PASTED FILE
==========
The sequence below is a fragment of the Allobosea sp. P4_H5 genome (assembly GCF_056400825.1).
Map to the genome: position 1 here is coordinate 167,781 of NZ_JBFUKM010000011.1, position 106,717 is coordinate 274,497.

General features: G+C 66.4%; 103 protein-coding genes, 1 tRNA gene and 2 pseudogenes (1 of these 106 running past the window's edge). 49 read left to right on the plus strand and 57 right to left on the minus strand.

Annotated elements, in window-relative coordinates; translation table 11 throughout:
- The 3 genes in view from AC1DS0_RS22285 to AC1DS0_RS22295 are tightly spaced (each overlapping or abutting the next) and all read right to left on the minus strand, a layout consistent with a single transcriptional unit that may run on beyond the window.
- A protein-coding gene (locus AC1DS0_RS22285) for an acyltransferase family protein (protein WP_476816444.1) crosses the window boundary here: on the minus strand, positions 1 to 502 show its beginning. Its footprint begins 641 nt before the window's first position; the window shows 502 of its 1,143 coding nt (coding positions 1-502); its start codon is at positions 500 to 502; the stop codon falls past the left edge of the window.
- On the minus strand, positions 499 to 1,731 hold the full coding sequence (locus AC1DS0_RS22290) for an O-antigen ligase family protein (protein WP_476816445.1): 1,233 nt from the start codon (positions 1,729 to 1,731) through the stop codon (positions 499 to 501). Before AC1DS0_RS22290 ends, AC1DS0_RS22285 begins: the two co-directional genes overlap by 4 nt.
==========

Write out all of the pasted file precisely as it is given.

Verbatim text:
The sequence below is a fragment of the Allobosea sp. P4_H5 genome (assembly GCF_056400825.1).
Map to the genome: position 1 here is coordinate 167,781 of NZ_JBFUKM010000011.1, position 106,717 is coordinate 274,497.

General features: G+C 66.4%; 103 protein-coding genes, 1 tRNA gene and 2 pseudogenes (1 of these 106 running past the window's edge). 49 read left to right on the plus strand and 57 right to left on the minus strand.

Annotated elements, in window-relative coordinates; translation table 11 throughout:
- The 3 genes in view from AC1DS0_RS22285 to AC1DS0_RS22295 are tightly spaced (each overlapping or abutting the next) and all read right to left on the minus strand, a layout consistent with a single transcriptional unit that may run on beyond the window.
- A protein-coding gene (locus AC1DS0_RS22285) for an acyltransferase family protein (protein WP_476816444.1) crosses the window boundary here: on the minus strand, positions 1 to 502 show its beginning. Its footprint begins 641 nt before the window's first position; the window shows 502 of its 1,143 coding nt (coding positions 1-502); its start codon is at positions 500 to 502; the stop codon falls past the left edge of the window.
- On the minus strand, positions 499 to 1,731 hold the full coding sequence (locus AC1DS0_RS22290) for an O-antigen ligase family protein (protein WP_476816445.1): 1,233 nt from the start codon (positions 1,729 to 1,731) through the stop codon (positions 499 to 501). Before AC1DS0_RS22290 ends, AC1DS0_RS22285 begins: the two co-directional genes overlap by 4 nt.